​The Reyes family of Decatur, Illinois, received one of the 100 Energy Star-rated window air conditioners Ameren Illinois donated through its Ameren Cares program to eight LIHEAP agencies. Richard Mark, president of Ameren Illinois, presents Emilia Reyes a basket with items the family can use in its home to make it more energy efficient.

Taking Home The Gold
Ameren Illinois Donates Air Conditioners, Helping Beat the Heat
August 2016

​EEI and the National Energy and Utility Affordability Coalition (NEUAC) have partnered to raise awareness of the Low Income Home Energy Assistance Program (LIHEAP) by designating August as LIHEAP Action Month.

LIHEAP is a federal program that benefits millions of low-income Americans who struggle to pay their energy bills. America’s electric companies supplement that federal effort through a number of low-income-focused programs.
In the heat of summer, Ameren Illinois, donated 500 air conditioners across its service territory to LIHEAP-eligible customers.  Ameren Illinois is making the donation through its Ameren Cares program, an initiative that connects the company with the communities it serves through charitable giving and volunteering.  Since the inception of Ameren Cares in 2013, Ameren Illinois has donated 1,700 air conditioner units to low-income customers.

Richard Mark, president of Ameren Illinois said, “The energy-efficient air conditioners we're donating not only provide a respite from the heat for customers who may not be able to afford it, but a cooler environment can be a life saver for the elderly or young children with respiratory problems .”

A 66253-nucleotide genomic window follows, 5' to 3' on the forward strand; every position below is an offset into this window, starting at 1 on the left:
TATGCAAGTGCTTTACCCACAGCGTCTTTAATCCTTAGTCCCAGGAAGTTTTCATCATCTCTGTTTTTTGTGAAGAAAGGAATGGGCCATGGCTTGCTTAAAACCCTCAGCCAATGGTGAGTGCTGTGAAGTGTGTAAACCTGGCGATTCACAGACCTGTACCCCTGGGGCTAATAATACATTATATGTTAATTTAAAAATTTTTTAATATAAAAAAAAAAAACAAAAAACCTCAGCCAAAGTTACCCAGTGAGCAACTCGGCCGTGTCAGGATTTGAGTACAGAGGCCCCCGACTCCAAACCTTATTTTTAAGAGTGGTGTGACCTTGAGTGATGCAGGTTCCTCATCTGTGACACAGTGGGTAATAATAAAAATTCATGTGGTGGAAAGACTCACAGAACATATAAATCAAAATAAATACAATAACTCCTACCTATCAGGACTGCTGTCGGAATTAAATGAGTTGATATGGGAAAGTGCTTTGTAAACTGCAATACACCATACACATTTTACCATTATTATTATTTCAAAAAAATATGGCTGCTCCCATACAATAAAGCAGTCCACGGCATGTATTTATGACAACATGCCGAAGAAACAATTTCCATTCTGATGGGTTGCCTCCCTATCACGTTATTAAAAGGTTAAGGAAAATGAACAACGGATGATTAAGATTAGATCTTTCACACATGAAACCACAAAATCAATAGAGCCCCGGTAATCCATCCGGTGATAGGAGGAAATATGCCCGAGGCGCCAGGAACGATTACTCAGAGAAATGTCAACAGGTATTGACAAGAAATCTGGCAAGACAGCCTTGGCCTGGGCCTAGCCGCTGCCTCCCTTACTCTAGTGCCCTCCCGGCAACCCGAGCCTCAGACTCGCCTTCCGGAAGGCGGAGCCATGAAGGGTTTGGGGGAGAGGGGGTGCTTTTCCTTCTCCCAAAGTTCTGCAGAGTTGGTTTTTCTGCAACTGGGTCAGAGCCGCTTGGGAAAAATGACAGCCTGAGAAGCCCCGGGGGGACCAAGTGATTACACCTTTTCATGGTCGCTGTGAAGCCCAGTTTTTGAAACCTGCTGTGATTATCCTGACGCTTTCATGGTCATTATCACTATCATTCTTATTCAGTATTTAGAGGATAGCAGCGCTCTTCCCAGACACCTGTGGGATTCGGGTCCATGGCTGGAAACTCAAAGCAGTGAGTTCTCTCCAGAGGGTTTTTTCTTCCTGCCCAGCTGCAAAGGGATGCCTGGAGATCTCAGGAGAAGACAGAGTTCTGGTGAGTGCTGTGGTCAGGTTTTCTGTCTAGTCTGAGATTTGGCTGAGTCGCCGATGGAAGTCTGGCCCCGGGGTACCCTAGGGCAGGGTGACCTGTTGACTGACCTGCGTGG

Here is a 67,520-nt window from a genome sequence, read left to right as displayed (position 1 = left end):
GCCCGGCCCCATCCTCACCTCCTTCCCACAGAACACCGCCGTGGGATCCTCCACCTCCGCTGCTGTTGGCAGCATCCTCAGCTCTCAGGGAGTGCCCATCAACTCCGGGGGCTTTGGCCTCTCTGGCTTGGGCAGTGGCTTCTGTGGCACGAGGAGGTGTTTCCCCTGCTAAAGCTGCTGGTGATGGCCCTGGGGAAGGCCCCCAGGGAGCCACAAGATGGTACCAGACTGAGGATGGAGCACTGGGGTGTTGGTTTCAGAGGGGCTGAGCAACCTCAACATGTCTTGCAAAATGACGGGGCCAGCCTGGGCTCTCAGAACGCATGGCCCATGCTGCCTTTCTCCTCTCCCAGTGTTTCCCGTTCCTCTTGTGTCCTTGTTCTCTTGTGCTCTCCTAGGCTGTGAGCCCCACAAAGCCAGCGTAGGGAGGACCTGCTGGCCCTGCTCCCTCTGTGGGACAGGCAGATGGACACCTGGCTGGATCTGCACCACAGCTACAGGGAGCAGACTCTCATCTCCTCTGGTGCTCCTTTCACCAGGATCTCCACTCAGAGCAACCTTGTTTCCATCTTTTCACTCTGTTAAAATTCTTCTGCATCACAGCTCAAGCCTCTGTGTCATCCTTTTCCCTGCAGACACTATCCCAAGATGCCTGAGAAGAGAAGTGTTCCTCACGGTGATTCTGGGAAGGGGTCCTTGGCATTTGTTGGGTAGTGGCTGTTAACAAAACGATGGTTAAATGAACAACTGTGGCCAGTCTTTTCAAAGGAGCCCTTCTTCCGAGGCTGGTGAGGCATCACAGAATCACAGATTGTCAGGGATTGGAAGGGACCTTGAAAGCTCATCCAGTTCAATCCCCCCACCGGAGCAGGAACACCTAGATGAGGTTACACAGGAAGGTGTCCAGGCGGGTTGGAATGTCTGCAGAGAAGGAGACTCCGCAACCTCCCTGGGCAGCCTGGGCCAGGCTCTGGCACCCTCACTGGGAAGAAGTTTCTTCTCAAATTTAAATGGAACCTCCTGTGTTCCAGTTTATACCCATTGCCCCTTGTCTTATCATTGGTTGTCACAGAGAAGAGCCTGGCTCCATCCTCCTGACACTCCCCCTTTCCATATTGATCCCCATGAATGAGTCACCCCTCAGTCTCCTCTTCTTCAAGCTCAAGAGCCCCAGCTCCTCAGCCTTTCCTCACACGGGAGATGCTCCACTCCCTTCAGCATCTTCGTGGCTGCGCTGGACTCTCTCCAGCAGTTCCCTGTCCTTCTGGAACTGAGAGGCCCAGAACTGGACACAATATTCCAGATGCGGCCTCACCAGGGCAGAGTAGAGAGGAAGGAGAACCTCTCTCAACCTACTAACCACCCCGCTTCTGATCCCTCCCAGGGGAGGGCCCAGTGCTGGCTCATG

To qualify for LIHEAP assistance, families must have incomes at or below 150 percent of the federal poverty level—about $30,000 annually for a family of three—or 60 percent of the state’s median income level. However, many recipients fall well below the minimum income requirements.

One of the locations chosen to distribute the window units was the Jackie Joyner-Kersee Foundation in East St. Louis.
“I have a household of five—and out of those five—I have three asthmatics. This air conditioning, it’s much appreciated because now we won’t have the hot air blowing on us. We will have cool air. And it will be better for us to breathe,” said Brittany White, an air conditioner recipient.

Jackie Joyner-Kersee, a six-time Olympic medalist, can relate, having overcome the struggles of severe asthma herself during her career. “When you think of a family of five and they have no air, young people dealing with respiratory problems, asthma, this can really hopefully extend a lot of families’ quality of life,” she said.

To learn more about LIHEAP and why Congress should increase funding for this vital program, please visit eei.org or neuac.org.